I never take much stock in New Year’s resolutions. I think last year it was “take more naps,” which if you know me is hilarious because I wake up at first light and fall asleep absolutely no later than 11 p.m. solidly and routinely. There’s no margin of error naps.
This year, I’m making a few food and cooking resolutions.
When I moved to London, I vowed to cook more widely. Lack of equipment has dictated much of what I can and cannot make. There were only so many pots and pans I was willing to lug overseas for a one-year stay. The Le Creuset cast iron Dutch oven, my prize piece, has found a temporary home in the back of one of my mother’s cupboards. The Cuisinart blender-food processor combo I got for Christmas two years ago is packed up neatly in a box in my best friend’s basement. Anything electrical is stashed somewhere in either New York or California, and other than a cookie sheet, no bakeware made the trip across the Atlantic.
I wanted to try my hand at Yorkshire puddings, but didn’t feel justified in buying new muffin tin pan in the U.K. when I have a perfectly good one sitting in my boyfriend’s mother’s basement back in San Francisco. Gnocchi was on my list of things to try making for the first time, and I did manage to pull together everything I needed for that one: Twice now I’ve made spinach ricotta gnocchi (or what some Italians might prefer to call “gnudi”). Still, I don’t think I’ve made as much headway as I would have liked by this point.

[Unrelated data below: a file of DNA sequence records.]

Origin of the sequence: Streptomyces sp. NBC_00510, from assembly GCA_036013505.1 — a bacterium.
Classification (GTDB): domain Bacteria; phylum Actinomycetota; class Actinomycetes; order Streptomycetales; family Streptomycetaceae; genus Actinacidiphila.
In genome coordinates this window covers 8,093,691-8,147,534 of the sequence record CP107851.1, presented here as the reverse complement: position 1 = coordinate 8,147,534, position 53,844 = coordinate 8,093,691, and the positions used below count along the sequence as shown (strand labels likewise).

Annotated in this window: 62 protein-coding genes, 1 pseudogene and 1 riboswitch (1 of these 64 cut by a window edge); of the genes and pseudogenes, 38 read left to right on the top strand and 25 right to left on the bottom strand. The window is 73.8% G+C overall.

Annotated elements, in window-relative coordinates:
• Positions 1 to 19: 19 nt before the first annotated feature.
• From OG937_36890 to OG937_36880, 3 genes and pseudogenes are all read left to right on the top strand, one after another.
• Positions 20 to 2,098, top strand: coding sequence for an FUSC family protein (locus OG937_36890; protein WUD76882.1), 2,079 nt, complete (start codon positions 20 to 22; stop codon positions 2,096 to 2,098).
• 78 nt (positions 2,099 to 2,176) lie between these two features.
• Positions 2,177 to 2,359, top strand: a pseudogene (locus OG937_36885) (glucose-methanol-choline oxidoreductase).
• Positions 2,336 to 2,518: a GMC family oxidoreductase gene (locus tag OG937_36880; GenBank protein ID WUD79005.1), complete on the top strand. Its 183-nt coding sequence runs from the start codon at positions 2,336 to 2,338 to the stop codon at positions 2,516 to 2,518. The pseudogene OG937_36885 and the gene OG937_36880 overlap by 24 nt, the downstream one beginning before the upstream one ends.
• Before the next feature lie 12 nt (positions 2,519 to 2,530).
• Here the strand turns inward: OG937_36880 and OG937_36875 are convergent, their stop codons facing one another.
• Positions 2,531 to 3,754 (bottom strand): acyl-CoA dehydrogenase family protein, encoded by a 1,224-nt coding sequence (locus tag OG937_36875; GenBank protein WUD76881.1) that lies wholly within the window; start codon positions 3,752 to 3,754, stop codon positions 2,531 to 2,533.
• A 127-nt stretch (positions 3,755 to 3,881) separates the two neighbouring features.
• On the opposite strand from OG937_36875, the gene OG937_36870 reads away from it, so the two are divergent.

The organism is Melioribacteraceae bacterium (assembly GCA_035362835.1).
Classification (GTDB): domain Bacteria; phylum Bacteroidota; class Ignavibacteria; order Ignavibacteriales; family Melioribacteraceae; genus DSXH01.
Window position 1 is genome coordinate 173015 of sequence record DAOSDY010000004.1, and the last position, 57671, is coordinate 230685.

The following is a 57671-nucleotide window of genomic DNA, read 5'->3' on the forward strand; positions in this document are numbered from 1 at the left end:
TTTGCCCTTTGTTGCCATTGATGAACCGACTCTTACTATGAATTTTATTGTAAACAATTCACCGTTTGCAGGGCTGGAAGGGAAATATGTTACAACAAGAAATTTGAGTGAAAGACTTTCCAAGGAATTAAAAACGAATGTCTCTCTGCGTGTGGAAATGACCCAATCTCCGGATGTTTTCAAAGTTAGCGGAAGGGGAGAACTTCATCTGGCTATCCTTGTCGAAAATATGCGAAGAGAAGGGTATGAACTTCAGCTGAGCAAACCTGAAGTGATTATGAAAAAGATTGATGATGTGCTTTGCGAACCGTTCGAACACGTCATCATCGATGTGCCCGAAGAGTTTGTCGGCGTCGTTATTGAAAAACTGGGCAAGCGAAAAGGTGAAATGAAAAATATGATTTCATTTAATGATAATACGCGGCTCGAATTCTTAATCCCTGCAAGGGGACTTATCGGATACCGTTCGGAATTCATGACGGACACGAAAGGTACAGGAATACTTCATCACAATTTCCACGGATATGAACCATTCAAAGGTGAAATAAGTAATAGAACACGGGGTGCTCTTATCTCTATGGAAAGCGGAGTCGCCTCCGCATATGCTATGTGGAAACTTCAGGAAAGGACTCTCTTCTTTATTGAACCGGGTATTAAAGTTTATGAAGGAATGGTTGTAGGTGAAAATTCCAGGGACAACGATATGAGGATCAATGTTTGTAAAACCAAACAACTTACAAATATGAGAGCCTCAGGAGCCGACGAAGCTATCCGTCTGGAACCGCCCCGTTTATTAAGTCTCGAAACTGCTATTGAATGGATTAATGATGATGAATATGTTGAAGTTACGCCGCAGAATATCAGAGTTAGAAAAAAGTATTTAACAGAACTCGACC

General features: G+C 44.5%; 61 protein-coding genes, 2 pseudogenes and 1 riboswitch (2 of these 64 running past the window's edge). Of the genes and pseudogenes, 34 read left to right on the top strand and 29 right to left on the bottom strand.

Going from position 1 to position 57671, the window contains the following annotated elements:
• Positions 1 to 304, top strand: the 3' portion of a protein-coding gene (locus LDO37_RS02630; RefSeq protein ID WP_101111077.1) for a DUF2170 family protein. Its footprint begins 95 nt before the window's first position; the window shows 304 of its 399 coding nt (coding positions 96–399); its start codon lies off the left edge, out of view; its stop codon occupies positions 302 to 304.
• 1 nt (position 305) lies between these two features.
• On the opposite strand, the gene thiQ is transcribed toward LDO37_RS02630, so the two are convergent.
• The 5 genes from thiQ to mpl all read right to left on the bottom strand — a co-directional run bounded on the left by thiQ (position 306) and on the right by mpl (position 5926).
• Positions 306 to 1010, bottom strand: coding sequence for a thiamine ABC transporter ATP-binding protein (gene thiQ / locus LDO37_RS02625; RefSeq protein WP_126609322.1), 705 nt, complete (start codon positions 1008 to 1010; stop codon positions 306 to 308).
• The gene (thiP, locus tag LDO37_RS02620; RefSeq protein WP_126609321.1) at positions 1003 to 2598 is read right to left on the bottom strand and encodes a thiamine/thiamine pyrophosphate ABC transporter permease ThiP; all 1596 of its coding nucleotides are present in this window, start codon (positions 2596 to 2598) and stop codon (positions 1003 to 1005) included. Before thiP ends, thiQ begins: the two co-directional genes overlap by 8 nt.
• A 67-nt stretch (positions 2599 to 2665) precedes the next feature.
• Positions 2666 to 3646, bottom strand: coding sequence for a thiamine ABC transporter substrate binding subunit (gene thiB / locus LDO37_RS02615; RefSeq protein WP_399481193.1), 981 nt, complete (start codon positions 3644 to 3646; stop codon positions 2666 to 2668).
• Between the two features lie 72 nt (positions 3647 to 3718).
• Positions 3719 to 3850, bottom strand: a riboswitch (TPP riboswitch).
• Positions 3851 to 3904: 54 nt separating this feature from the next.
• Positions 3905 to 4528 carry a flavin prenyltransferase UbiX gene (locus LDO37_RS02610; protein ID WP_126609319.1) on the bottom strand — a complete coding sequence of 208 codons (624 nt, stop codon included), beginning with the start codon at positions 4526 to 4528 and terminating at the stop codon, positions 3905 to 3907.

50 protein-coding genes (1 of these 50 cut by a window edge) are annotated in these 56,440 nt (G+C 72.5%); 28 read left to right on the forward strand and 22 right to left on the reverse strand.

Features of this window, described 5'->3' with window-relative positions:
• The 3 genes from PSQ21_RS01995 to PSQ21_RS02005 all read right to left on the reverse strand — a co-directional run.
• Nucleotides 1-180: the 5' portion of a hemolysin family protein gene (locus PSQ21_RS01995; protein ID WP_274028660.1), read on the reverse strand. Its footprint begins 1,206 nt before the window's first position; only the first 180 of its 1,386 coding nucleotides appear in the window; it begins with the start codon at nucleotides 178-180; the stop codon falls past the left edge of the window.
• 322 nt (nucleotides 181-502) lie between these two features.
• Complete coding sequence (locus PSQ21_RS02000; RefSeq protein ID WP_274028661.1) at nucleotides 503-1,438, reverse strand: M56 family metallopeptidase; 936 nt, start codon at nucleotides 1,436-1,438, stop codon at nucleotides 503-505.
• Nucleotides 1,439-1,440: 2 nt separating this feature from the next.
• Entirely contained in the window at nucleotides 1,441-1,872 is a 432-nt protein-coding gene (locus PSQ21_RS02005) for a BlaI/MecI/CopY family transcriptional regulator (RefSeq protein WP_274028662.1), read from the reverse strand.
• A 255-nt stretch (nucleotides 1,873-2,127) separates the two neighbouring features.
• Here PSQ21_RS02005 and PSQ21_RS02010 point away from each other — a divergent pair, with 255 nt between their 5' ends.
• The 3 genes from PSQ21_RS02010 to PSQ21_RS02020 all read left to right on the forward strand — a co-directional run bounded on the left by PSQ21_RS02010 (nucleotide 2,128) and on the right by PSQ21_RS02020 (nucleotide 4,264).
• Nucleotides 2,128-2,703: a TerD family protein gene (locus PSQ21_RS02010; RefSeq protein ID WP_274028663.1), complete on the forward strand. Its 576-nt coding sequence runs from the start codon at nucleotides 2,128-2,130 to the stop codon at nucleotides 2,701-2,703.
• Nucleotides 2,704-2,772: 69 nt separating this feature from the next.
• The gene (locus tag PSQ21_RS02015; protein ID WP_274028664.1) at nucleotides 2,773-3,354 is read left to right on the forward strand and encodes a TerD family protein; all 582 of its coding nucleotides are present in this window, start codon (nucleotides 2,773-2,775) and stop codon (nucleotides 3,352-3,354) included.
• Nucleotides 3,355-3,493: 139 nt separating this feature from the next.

On that note, here are my cooking and food resolutions for 2008:
1. Make chicken liver pate. I talk a big game about chicken liver pate, but if I told you I’ve made it before, I lied
2. Roll my own pasta. I don’t know if I will really accomplish this unless I have access to a hand crank machine (about $30) or a Kitchenaid mixer with pasta attachment, but I’ve seen pictures of Lidia Bastianich rolling pasta by hand with a wood pin, so anything is possible.
3. Buy one good bottle of wine ($30-$50 retail price range) to enjoy at home or while traveling with my boyfriend.
4. Eat offal at St. John Bread and Wine. (Ox heart is on the Winter 2008 menu.)
5. Buy and cook with an ingredient I’ve never heard of before without first looking for something that fits that bill, i.e., stumble across something new in a market or while traveling and then later figure out how to use it.
6. Make one really impressive dessert. An “impressive” dessert must contain several steps of preparation and be something that could potentially be royally screwed up. Examples include opera cake, strudel, cheesecake, or some elaborately decorated cake with homemade fondant.